There are 30 days left in the regular session and a total of 32 filed bills dealing with the subject of abortion—most, but not all, of which would make comprehensive reproductive health care more costly and difficult to access.
The National Women’s Law Center found that many insurers aren’t properly covering birth control, maternity care, preventive services, and care related to gender transition.
The Florida state legislature’s battle over whether to expand Medicaid took a turn Tuesday as lawmakers in the Republican-controlled house ended this year’s session three days early, leaving unfinished the state’s multibillion dollar budget and dozens of bills.
A senate committee killed a bill, in a 3-2 party-line vote, that would have provided $5 million to the Colorado Family Planning Initiative program.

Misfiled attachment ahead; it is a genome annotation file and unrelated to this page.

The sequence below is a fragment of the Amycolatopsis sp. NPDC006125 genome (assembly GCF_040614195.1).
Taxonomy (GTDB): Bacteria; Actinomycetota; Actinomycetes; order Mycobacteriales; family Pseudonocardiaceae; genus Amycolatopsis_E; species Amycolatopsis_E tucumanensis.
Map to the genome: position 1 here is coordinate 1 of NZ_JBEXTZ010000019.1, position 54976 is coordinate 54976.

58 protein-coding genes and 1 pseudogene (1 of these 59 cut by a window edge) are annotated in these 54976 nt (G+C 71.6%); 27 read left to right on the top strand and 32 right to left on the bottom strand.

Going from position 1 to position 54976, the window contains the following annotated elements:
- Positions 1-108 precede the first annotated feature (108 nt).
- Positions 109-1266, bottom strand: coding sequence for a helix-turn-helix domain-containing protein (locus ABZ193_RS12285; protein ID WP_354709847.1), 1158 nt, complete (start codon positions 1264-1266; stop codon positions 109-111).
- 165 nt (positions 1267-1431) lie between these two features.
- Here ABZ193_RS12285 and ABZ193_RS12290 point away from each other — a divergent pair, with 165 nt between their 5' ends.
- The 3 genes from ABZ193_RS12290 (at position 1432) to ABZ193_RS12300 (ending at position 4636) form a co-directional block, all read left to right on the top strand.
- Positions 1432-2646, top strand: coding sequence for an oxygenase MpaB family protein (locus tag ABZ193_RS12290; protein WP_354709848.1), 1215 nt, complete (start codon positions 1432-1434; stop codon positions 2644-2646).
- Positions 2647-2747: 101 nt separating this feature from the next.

The order from the Supreme Court Monday directs the U.S. Court of Appeals for the Sixth Circuit to reconsider its decision that the birth control benefit accommodation process does not violate federal law.
The Montana legislature over the weekend gave final approval to the state’s Medicaid expansion plan, sending the bill to the governor’s desk for a signature.
The report from the Kaiser Family Foundation finds that insurers are not providing consistent coverage for non-pill birth control methods, and it can be fiendishly difficult to find information about which methods are covered.
In an order issued late on April 15, the justice stayed a decision by the U.S. Court of Appeals for the Third Circuit in Zubik v. Burwell.
Even in states that allow for private insurance coverage of abortion, figuring out the details of that coverage can include many hurdles.
The Department of Health and Human Services, despite pressure from advocates and members of Congress, will not allow uninsured women to enroll in the Affordable Care Act (ACA) if they become pregnant outside of the three-month window of open enrollment.